Michael de Adder, who has been drawing editorial cartoons for 20 years, was let go from all New Brunswick Inc., (BNI) newspapers after releasing a controversial depiction of U.S. President Donald Trump.
De Adder told Global News he believes the cartoon was the “straw that broke the camel’s back.”
The cartoon shows Trump walking past two dead migrants at the U.S.-Mexico border, asking them, “Do you mind if I play through?”
De Adder posted the image on social media on Thursday. The next day, BNI — a chain owned by New Brunswick’s powerful Irving family – informed him he had been let go.
De Adder took to Twitter on Friday to announce that BNI had ended his contract. Since then, the cartoon has reached the likes of George Takei, who called it “heartbreakingly accurate,” and Star Wars actor Mark Hamill, who said the cartoon was “Pulitzer Prize-worthy.”
Every major outlet in Canada and even prominent media organizations in the United States, including Fox News, CNN, MSNBC and The New York Times have picked up the story.
Late on Tuesday, BNI attempted to push back against what they call “false information” about their decision to end de Adder’s freelance contract.
The company tweeted out a statement on the Twitter account of their flagship publication, the Telegraph-Journal. The statement insists that its decision was not linked to his cartoon of Trump and that it was related to a decision to bring back another cartoonist.
“To suggest so, or to further fuel this narrative, is disingenuous and entirely false,” the unsigned statement reads.
BNI now says that the decision to cancel de Adder’s contract was made “weeks ago” and that at no time was the cartoonist told that their decision “was anything more than a return of a different freelance cartoonist to the company’s opinion pages.”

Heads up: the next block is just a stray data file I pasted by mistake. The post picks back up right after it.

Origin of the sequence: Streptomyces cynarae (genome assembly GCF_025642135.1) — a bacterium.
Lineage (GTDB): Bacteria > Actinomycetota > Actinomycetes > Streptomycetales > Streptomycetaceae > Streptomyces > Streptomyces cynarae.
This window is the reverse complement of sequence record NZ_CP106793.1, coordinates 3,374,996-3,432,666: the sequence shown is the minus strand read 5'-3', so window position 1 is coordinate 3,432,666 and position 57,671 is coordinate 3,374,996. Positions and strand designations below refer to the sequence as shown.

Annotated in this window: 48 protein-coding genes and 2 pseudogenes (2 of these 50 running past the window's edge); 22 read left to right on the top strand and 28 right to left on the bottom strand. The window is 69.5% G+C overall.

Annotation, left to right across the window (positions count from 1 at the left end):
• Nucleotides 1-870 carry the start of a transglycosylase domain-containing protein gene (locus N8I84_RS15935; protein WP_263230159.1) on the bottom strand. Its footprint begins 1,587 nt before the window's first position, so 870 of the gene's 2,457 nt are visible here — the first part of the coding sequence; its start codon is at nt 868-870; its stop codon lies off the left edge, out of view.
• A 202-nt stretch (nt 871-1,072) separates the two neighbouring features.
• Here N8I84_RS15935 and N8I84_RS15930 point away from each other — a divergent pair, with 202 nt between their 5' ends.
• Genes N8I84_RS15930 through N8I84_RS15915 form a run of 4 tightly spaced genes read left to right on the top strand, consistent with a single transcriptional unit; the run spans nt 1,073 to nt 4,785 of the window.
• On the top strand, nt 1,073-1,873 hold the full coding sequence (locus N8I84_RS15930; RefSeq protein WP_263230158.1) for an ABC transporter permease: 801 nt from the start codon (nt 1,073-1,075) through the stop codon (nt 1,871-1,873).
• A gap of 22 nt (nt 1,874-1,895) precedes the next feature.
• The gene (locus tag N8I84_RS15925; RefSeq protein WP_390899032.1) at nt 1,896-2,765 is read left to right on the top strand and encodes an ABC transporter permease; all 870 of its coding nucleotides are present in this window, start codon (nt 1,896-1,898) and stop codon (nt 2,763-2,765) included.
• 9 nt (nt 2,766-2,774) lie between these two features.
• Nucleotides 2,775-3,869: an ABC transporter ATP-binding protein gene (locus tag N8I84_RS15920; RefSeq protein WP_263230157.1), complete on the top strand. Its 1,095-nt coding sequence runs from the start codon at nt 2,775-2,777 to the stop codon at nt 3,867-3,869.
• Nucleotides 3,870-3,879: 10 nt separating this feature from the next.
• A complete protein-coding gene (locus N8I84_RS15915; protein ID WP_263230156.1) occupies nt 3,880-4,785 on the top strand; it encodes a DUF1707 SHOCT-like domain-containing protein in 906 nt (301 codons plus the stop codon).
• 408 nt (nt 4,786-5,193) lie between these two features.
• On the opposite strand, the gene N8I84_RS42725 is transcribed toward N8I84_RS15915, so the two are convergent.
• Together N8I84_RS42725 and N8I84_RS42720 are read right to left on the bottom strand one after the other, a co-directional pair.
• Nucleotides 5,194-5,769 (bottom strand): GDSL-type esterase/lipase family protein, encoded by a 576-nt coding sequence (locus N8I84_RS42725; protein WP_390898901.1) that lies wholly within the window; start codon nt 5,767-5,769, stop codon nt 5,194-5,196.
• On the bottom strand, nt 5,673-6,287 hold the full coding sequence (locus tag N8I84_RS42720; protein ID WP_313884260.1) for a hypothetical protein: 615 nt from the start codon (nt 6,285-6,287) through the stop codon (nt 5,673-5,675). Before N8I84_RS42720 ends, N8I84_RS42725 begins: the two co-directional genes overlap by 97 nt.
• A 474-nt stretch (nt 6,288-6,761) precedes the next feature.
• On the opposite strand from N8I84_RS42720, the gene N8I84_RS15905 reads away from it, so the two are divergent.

The statement also harshly condemns what the company characterizes a “reckless and careless spread of misinformation” regarding de Adder’s dismissal.
“In an era of fake news, further brings home the need for quality local journalism which puts the truth to its readers,” BNI said.
They have since published the statement on the front page of their websites as well as the print editions.
De Adder, who hails from New Brunswick and whose work appeared in BNI papers for 17 years, responded to the new comments in a radio interview with Charles Adler Tonight on Tuesday.
“What newspaper would fire their cartoonist on the day of their biggest cartoon ever? I mean I’ve never heard of that,” said de Adder.
“I’ve never heard of a newspaper firing a cartoonist for being successful, unless that success was a reason.”
With files from Graeme Benjamin and Ross Lord.